IoT Spending Holds Firm -- Tempered by Dose of ‘IoT Pragmatism’

According to a recent survey, more than half of respondents will increase IoT spending to forward digital transformation, operational efficiency and data insight.

Lauren Horwitz

December 1, 2020

4 Min Read

Here are the key takeaways from this article:

  • More than 50% of respondents to the 2020 IoT Adoption Survey expect increases in IoT spending for digital transformation projects.

  • Key IoT spending priorities were operational efficiency (cited by 41% of respondents), data management (29%) and product innovation (29%), with enterprises focusing on pragmatic goals and data insight.

  • Enterprises still face key challenges in their IoT deployments that include networking automation, network security, and data analytics know-how and other issues

  • Respondents have adopted an ‘IoT pragmatism,’ a mind-set in which they increasingly focus on tangible goals: operational efficiency and data-enabled practices to drive revenue.

Despite a rocky year that has tested many enterprises, IoT deployments continue to garner investment and show promise, according to recent data.

Fifty-one percent of respondents to the 2020 IoT Adoption Survey said that COVID-19 heightened the need for spending on digital transformation projects, including Internet of Things (IoT) deployments.

Further, 41% anticipated a budget increase by the end of 2020 and 51% expected an increase by the first quarter of 2021.

At the same time, two-thirds of respondents said that the advent of COVID-19 constrained or stalled funding for IoT projects.

The pandemic has only furthered he laser focus with which respondents consider their IoT spending, while they are still spending on IoT projects.

The top priorities for IoT spending were operational efficiency (cited by 41% of respondents), data management (29%) and product innovation (29%). Customer experience (27%) and interpreting IoT data (22%) were also important priorities.

Use of artificial intelligence (AI) and machine learning (ML) in IoT projects continue to gather steam. Survey respondents, to the tune of 69%, said they use AI and ML as part of their IoT efforts.

A total of 69% of survey respondents to the 2020 IoT Adoption Survey use AI for IoT projects. The most common use cases were performance monitoring (57%) integrating sensor and business data (47%) and trend forecasting (41%). Other uses were security optimization (32%) and audio/video analysis (32)%.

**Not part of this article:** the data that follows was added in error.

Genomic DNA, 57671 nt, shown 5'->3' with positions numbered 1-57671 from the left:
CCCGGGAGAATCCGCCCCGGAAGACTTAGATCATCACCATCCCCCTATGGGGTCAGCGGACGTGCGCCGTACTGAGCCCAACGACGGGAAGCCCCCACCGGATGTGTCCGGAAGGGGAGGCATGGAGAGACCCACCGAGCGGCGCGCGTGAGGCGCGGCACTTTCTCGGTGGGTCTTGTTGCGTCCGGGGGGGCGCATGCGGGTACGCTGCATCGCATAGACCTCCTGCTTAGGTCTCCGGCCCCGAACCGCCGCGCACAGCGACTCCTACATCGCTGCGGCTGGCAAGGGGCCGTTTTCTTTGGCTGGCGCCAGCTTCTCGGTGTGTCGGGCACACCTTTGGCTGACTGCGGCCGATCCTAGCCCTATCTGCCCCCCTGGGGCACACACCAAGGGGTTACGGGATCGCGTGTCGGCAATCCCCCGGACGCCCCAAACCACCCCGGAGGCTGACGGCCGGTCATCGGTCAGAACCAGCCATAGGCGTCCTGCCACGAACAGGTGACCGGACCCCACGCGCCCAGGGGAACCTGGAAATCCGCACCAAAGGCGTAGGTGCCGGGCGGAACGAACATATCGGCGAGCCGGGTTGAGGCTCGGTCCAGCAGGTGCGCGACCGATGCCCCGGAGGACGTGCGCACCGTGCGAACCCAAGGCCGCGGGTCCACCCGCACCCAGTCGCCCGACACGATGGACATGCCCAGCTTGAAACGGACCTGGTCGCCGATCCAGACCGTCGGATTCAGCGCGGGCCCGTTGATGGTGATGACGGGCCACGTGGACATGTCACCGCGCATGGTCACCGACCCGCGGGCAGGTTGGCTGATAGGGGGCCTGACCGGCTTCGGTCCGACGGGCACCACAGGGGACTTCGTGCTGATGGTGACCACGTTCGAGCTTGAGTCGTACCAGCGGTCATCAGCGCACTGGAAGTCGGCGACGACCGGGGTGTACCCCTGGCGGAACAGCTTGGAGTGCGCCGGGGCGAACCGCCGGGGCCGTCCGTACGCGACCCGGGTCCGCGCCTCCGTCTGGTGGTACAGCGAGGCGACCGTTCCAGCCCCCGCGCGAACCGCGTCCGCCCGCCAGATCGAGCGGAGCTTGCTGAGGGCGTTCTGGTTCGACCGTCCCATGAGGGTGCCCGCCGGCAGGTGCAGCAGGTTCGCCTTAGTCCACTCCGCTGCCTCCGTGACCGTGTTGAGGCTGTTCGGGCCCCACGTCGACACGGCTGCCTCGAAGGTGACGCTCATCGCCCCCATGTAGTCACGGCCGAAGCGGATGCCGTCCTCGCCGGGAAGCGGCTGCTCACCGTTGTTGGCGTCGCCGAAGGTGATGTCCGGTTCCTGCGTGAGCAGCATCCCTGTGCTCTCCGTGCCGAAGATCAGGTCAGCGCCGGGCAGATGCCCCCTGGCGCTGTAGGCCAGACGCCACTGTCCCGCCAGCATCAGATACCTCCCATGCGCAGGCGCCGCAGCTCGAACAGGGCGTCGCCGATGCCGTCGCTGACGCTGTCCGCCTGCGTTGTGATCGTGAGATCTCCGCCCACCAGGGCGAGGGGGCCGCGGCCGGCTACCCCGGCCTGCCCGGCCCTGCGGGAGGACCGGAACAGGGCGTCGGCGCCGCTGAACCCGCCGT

Despite enthusiasm for AI in IoT, there are hurdles to progress with these projects. The top three cited were data security (46%), connectivity challenges (41%) and lack of in-house staff (34%).

Among the connectivity challenges, respondents said, network security is the biggest hurdle (cited by 43% of respondents), followed by in-house expertise (38%) and a greater need for software-defined networking (36%).

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IT Skills Gap in IoT Brings Hurdles

At root, though, a non-IT hurdle can put a chokehold on projects.

The IT skills gap continues to plague IT pros in many digital modernization efforts, particularly in the areas of cybersecurity, AI and networking projects.

Networking complexity has increased with increasing mobility greater use of edge computing architecture, and voluminous amounts of data created by AI and ML applications.

 

“Companies have believed that their network is strong and robust,” said Seth Robinson, senior director of technology analysis at CompTIA, a research organization focused on IT staffing and certification. “But when you start adding these components, you’re talking about such differences in bandwidth and traffic requirements and quality of service [that] even a relatively modern network” may not be able to handle that.”

Another skills hurdle in IoT projects is data integration. Indeed, many IoT deployments involve legacy technology that doesn’t easily accommodate AI software.

A 2018 Gartner survey found that three-quarters of IoT implementers were either using digital twins or planned on deploying the technology within the next 12 months. Research from Verdantix from 2019 also indicated broad support for the technology for industrial applications.

‘IoT Pragmatism,’ Not Hype, Guides IoT Projects

Ultimately, respondents’ IoT projects are defined by a new IoT pragmatism,’where practitioners want to focus on clear ROI to bring operational efficiency and data insight. In turn, IoT in late 2020 and through 2021 is defined by a key pragmatism in these projects.

This mind-set, possibly augmented by the advent of COVID-19, echoes Gartner findings. The research firm cautioned IT pros to focus on proven areas and employ a vertical lens in approaching IoT projects.

“Balance pragmatism (what is proven to deliver now) with vision (how the IoT can enable transformational business moments),” said Chet Geschickter, Gartner research director, in the firm’s “Leading the IoT” e-book. “Move beyond viewing the IoT as a general technology wave by applying an industry lens to identify relevant use cases.”

Methodology

Between June and August 2020, IoT World Today surveyed 471 respondents about their IoT adoption plans and budget. Fifty-nine percent of respondents were from the U.S., 14% from Europe, 10% from Asia and 17% from other regions.

Fifty-eight percent were from companies of fewer than 500 employees, 29% were from companies of 1,000 to 9,999 employees, 7% were from companies of 500 to 999 employees and 17% were from companies of 10,000-plus employees.

About the Author(s)

Lauren Horwitz

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